Woe to the laughers! (Lk 6:25-6:25)

“Woe to you

Who are laughing now!

You will mourn

And weep.”

 

οὐαί, οἱ γελῶντες νῦν, ὅτι πενθήσετε καὶ κλαύσετε

 

Luke uniquely indicated that Jesus said that the laughing ones now (οἱ γελῶντες νῦν) would be cursed (οὐαί), using the second person plural.  They would mourn and weep (ὅτι πενθήσετε καὶ κλαύσετε) in the future.  Once again, this unique saying of Luke is the reverse of one of his beatitudes in verse 21, where he indicated that Jesus said that those who were weeping now (οἱ κλαίοντες νῦν) would be blessed, happy or fortunate (μακάριοι) because they would later laugh (ὅτι γελάσετ), using the second person plural.  There is no equivalent to this in Matthew, except for the mourners in chapter 5:4.  Luke has Jesus say the opposite thing about those laughing now, as they would weep later.

Blessed are those who weep (Lk 6:21-6:21)

“Blessed are you

That weep now!

You will laugh.”

 

μακάριοι οἱ κλαίοντες νῦν, ὅτι γελάσετ

 

Luke indicated that Jesus said that those who were weeping now (οἱ κλαίοντες νῦν) would be blessed, happy or fortunate (μακάριοι) because they would later laugh (ὅτι γελάσετ), using the second person plural.  There is no equivalent to this in Matthew.  However, in verse 25, Luke has Jesus say the opposite thing about those laughing now.  They would weep later.

Preaching repentance (Mk 6:12-6:12)

“Thus,

The twelve went out.

They proclaimed

That all people

Should repent.”

 

Καὶ ἐξελθόντες ἐκήρυξαν ἵνα μετανοῶσιν,

 

There is no equivalent to this saying of Mark, as he explained their mission.  Mark said that the 12 apostles went out (Καὶ ἐξελθόντες).  They proclaimed or preached (ἐκήρυξαν) that all people should repent, have a change of heart or a metanoia (ἵνα μετανοῶσιν), just like John the Baptist and Jesus had done.  These 12 apostles were to continue the work and preaching of Jesus.

 

Separate at harvest time (Mt 13:28-13:30)

“The householder answered.

‘An enemy has done this.’

The slaves or servants said to him.

`Then do you want us to go

And gather them?’

But he replied.

‘No!

In gathering the weeds,

You would uproot the wheat

Along with them.

Let both of them grow together

Until the harvest.

At harvest time,

I will tell the reapers,

‘Collect the weeds first!

Bind them in bundles to be burned!

But gather the wheat into my barn.’”

 

ὁ δὲ ἔφη αὐτοῖς Ἐχθρὸς ἄνθρωπος τοῦτο ἐποίησεν. οἱ δὲ δοῦλοι αὐτῷ λέγουσιν Θέλεις οὖν ἀπελθόντες συλλέξωμεν αὐτά;

ὁ δέ φησιν Οὔ, μή ποτε συλλέγοντες τὰ ζιζάνια ἐκριζώσητε ἅμα αὐτοῖς τὸν σῖτον·

ἄφετε συναυξάνεσθαι ἀμφότερα ἕως τοῦ θερισμοῦ· καὶ ἐν καιρῷ τοῦ θερισμοῦ ἐρῶ τοῖς θερισταῖς Συλλέξατε πρῶτον τὰ ζιζάνια καὶ δήσατε αὐτὰ εἰς δέσμας πρὸς τὸ κατακαῦσαι αὐτά, τὸν δὲ σῖτον συναγάγετε εἰς τὴν ἀποθήκην μου.

 

There is no equivalent to this parable in the other synoptic gospels.   Only Matthew has this parable about the good seed and the weeds.  The head of the house answered his slaves or servants (ὁ δὲ ἔφη αὐτοῖς).  He said that an unnamed enemy had done this (Ἐχθρὸς ἄνθρωπος τοῦτο ἐποίησεν).  The slaves or servants wanted to know what to do (οἱ δὲ δοῦλοι αὐτῷ λέγουσιν Θέλεις).  Did he want them to gather up the weeds (οὖν ἀπελθόντες συλλέξωμεν αὐτά)?  The head of the house said no (ὁ δέ φησιν Οὔ).  He was afraid that they would uproot the wheat along with the weeds (μή ποτε συλλέγοντες τὰ ζιζάνια ἐκριζώσητε ἅμα αὐτοῖς τὸν σῖτον).  Instead he wanted both of them to grow together until the harvest time (ἄφετε συναυξάνεσθαι ἀμφότερα ἕως τοῦ θερισμοῦ).  Then he would tell the harvest reapers to collect the weeds first and bind them in bundles to be burned (καὶ ἐν καιρῷ τοῦ θερισμοῦ ἐρῶ τοῖς θερισταῖς Συλλέξατε πρῶτον τὰ ζιζάνια καὶ δήσατε αὐτὰ εἰς δέσμας πρὸς τὸ κατακαῦσαι αὐτά).  Then, they were to gather the wheat grains into his barn (τὸν δὲ σῖτον συναγάγετε εἰς τὴν ἀποθήκην μου).  There was no explanation of this parable, but the sense is that the good and bad should live together until the harvest end times, when the bad would be burned.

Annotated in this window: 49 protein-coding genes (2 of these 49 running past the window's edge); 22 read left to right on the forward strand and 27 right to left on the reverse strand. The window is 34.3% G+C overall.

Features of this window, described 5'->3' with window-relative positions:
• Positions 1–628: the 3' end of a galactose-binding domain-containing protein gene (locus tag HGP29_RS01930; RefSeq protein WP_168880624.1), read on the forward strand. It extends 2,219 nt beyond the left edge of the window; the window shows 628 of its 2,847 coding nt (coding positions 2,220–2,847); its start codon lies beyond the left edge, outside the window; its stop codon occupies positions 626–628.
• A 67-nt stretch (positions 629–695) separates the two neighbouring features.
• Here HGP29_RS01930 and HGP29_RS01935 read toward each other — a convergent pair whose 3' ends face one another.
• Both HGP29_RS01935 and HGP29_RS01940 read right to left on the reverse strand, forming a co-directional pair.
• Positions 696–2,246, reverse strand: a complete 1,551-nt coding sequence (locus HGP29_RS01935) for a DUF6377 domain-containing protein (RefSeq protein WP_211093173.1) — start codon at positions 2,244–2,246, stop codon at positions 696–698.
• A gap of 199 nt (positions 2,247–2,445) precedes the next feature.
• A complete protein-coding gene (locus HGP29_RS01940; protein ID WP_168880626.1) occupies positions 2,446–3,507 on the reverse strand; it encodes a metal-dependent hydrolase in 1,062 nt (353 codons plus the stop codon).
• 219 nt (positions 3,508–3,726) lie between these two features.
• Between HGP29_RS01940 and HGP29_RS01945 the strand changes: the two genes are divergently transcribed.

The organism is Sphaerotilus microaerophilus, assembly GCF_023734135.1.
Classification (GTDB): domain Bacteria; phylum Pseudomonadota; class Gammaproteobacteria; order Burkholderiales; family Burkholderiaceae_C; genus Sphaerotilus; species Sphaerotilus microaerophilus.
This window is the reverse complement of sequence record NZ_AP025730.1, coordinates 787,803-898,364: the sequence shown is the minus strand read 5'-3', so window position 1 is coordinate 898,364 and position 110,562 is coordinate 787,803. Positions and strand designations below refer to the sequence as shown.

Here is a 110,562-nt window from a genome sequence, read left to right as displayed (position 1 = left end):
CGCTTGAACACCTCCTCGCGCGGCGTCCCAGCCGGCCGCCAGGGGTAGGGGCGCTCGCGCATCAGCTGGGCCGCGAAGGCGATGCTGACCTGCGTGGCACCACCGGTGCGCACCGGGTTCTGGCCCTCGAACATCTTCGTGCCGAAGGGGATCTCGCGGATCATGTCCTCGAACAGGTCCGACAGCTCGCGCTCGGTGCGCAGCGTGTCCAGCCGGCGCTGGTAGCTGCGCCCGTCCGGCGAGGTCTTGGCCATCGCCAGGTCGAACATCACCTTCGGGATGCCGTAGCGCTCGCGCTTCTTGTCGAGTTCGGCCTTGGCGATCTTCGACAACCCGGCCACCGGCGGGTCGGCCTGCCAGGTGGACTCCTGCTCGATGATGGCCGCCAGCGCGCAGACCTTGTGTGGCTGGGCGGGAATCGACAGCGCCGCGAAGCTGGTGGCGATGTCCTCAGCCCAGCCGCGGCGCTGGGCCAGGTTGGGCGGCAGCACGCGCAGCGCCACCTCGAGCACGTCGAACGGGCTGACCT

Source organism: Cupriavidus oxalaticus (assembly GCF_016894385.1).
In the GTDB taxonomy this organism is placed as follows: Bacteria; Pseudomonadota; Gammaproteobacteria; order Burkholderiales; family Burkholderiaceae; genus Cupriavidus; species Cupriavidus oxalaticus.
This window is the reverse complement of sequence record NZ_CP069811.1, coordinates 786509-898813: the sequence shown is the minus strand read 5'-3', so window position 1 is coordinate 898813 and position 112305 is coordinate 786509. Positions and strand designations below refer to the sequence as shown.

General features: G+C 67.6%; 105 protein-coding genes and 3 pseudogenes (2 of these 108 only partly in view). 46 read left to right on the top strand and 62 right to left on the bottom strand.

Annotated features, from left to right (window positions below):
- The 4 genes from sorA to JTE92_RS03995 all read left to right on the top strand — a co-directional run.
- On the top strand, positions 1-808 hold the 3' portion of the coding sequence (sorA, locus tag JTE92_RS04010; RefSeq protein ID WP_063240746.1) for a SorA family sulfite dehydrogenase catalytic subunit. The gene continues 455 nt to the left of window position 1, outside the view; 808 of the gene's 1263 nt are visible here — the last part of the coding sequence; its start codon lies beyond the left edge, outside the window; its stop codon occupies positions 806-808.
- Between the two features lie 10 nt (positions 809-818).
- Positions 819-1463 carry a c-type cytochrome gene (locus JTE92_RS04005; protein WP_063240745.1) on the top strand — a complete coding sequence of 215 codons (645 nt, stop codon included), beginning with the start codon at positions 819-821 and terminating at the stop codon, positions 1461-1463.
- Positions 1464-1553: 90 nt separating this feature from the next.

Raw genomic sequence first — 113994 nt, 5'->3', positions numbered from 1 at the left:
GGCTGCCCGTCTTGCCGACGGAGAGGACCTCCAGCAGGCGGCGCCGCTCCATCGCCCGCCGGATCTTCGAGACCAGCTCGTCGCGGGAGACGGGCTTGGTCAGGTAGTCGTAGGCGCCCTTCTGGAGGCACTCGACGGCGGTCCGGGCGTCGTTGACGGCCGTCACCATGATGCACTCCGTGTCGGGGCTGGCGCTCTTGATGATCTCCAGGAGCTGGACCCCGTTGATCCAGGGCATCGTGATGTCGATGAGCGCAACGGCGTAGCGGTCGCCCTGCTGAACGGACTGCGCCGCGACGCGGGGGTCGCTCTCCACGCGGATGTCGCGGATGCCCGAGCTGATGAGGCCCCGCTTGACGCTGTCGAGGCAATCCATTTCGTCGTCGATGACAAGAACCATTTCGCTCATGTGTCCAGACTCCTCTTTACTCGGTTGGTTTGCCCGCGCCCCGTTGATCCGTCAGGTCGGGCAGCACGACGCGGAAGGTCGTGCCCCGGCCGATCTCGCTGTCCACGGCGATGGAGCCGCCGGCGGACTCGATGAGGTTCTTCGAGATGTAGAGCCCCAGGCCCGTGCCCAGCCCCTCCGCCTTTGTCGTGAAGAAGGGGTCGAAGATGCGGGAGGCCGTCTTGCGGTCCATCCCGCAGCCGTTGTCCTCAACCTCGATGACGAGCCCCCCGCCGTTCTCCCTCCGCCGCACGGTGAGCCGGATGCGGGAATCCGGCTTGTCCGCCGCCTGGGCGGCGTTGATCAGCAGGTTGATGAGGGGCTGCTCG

The good seed (Mt 13:24-13:24)

“He put before them

Another parable.

‘The kingdom of heaven

May be compared

To someone

Who sowed good seed

In his field.’”

 

Ἄλλην παραβολὴν παρέθηκεν αὐτοῖς λέγων Ὡμοιώθη ἡ βασιλεία τῶν οὐρανῶν ἀνθρώπῳ σπείραντι καλὸν σπέρμα ἐν τῷ ἀγρῷ αὐτοῦ.

 

There is no equivalent to this parable in the other synoptic gospels.  Only Matthew has this parable about the good seed and the weeds.  Jesus, via Matthew, presented them with another parable (Ἄλλην παραβολὴν παρέθηκεν αὐτοῖς λέγων), explicitly saying that this was a parable.  The kingdom of heaven could be compared (Ὡμοιώθη ἡ βασιλεία τῶν οὐρανῶν) to a man who sowed good seed in his field (ἀνθρώπῳ σπείραντι καλὸν σπέρμα ἐν τῷ ἀγρῷ αὐτοῦ).  Once again there is an emphasis on the good seed as the word about the kingdom.  Sowing good seed was a common theme.